For as long as I can remember I’ve had a sketchbook on the go. I think I established the habit when I started senior school, but I remember having them back in junior school as well. They’ve been a companion beside me all that time, whether I’ve been drawing, writing, brainstorming, planning, or something else, they’ve helped me to be creative in some form or another.
When a new sketchbook arrives, it always brings a moment of joy. The moment the wrappings come off is one of the two moments that a sketchbook is perfect. There are no creases on the spine, no scuffs on the cover, no page corners curling up or folded in, everything sits square and compact, full of potential. I always enjoy that moment. When a sketchbook is first opened it’s exciting, there’s potential on those pages, but with it comes a hesitancy, it’s something that I don’t want to ruin.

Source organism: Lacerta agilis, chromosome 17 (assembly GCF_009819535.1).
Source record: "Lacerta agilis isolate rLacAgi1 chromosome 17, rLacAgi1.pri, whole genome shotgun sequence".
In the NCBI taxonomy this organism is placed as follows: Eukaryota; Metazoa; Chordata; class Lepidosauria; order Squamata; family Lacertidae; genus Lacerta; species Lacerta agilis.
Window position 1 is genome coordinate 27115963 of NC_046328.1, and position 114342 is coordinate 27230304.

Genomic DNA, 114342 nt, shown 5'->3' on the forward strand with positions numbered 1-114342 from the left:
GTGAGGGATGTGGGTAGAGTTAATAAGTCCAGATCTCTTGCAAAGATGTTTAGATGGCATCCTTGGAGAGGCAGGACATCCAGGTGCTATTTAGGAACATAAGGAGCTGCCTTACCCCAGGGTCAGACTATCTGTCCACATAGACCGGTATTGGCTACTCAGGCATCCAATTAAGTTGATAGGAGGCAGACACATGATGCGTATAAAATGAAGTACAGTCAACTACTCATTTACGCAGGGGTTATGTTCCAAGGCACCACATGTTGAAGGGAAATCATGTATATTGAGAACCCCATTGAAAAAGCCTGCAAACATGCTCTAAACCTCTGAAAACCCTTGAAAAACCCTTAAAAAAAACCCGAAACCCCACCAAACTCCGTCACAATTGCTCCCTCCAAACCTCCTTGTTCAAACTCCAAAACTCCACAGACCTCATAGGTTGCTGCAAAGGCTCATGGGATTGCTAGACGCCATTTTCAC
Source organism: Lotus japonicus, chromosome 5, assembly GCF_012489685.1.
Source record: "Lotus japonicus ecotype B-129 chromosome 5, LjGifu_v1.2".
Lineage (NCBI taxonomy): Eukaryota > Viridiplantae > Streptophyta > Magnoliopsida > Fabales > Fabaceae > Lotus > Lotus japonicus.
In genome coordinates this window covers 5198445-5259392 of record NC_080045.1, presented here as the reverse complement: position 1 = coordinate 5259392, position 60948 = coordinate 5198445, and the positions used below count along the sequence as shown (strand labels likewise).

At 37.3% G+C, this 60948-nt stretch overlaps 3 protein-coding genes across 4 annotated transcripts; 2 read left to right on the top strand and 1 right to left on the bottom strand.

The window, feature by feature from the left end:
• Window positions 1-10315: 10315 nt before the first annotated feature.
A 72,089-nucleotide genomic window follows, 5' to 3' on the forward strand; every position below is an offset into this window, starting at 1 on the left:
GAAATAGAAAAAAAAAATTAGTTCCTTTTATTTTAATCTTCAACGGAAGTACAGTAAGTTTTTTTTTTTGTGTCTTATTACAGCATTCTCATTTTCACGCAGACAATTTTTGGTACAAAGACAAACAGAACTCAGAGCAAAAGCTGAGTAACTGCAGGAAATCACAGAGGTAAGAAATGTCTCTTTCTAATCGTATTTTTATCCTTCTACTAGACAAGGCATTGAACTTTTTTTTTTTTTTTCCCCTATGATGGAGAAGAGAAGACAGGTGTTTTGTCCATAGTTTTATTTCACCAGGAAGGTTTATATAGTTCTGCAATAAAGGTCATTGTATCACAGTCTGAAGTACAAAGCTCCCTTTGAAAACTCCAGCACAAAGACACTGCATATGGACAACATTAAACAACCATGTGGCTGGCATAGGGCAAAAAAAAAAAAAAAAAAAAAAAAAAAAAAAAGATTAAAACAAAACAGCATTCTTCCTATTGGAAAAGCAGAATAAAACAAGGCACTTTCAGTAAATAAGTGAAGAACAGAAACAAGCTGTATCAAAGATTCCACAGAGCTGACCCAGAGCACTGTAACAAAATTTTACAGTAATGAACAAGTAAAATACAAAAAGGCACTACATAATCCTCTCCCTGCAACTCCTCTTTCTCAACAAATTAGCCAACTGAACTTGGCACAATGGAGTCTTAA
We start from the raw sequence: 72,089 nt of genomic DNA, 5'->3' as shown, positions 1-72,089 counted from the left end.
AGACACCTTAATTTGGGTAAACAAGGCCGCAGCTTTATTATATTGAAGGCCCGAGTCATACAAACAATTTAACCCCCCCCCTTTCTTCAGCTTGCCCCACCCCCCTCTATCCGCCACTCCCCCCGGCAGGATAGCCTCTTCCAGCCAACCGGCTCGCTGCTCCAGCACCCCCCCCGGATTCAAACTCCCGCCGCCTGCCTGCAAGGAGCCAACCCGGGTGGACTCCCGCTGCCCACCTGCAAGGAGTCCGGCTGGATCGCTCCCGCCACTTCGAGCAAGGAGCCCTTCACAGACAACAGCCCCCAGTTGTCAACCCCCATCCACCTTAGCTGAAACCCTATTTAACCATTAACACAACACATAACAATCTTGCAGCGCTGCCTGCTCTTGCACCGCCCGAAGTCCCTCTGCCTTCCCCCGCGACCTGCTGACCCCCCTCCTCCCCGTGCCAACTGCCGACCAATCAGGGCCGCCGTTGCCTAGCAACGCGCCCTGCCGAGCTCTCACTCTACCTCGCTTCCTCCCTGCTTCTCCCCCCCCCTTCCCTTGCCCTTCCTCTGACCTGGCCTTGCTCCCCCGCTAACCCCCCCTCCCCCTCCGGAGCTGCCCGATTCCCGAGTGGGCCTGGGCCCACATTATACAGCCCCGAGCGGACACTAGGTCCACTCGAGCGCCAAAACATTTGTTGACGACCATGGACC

It’s the fear of the blank page.
Over the last few years when I’ve started a new sketchbook I’ve developed a habit. I open it to the first page, grab a pen and I write the same sentence.
I give myself permission to mess this sketchbook up.
From then on I use it how I want and it doesn’t matter what goes in it.
It might seem a bit silly to write that sentence on the first page, but without it it would take a lot longer for my sketchbooks to get to their second point of perfection. The moment they are finished, either because they are completely full, or the year has ended. At that point it’s done it’s job and deserves it’s spot on my shelf alongside all it’s older siblings, it’s perfect because it’s been used and not wasted. It’s helped me think, helped me create, helped me process events that have passed, it’s potential has been met.